There is now much argument about how to interpret last week’s disaster. There is no doubt that there was deliberate sabotage and arson and that this was carried out by the RET faction. But the claim that the looting was “counter-revolutionary” was just as idiotic as Duduzane Zuma’s suggestion that those who stole goods should “loot responsibly”.
If Ramaphosa has any spine at all the saboteurs will be apprehended, the RET faction expelled and, for the most part, jailed.
But what gave the events their power and amplitude was the way that huge numbers of ordinary people happily joined in the looting, fully aware that it was illegal and that they were on TV. It was an act of calculated defiance just as much as the pass-burning campaign once was. This is what gave it the character of a popular insurrection. In was, indeed, the first such insurrection against ANC rule and three times as many people were killed in it as died at Sharpeville in 1960,
The government will doubtless dispute this interpretation, will try to explain the mass scale of this defiance. The National Party did the same, of course – they tried to explain away the Sharpeville crisis as the work of a small number of agitators, Liberals and Communists. It didn’t wash then and it won’t wash now.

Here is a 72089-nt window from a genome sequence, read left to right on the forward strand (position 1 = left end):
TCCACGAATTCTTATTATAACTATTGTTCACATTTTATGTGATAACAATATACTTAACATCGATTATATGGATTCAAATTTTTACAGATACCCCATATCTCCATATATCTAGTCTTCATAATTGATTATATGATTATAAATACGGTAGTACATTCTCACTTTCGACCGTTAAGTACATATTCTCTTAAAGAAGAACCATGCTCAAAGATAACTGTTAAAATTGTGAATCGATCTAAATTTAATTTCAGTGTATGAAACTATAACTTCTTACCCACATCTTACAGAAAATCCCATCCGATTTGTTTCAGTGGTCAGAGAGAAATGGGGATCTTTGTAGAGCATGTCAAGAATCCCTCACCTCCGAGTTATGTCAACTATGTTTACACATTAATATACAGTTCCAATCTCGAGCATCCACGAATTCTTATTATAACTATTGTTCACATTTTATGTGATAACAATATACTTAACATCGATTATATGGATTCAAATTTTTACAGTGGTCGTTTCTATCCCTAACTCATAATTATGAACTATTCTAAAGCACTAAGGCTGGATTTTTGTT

Given that poverty and inequality are not going to go away – in fact they are now bound to increase, both because of the damage to infrastructure and the huge blow to investment confidence – this risks being merely the first round in a jerky and uneven process which ends in the disintegration of the state. If the government has any sense at all it will now that it faces a Rubicon every bit as decisive as the one the Nationalists faced in the 1980s.
Unfortunately, Ramaphosa’s solution – a Basic Income Grant “to show we care” – is precisely wrong. There is no way that the fiscus can afford that burden: it will simply speed up our future loss of sovereignty to the IMF. And anyway, more charity is not the way. The only way out of this dire situation is sustained and accelerated economic growth.
As things stand per capita real incomes have been shrinking for seven years. Given Tito Mboweni’s fiscal austerity we are facing several more years of slow growth and thus further falls in per capita real incomes. How long do we think that can go on for without producing even larger popular reactions, even more public disorder and, doubtless, more attempts to exploit this popular discontent by unscrupulous populists?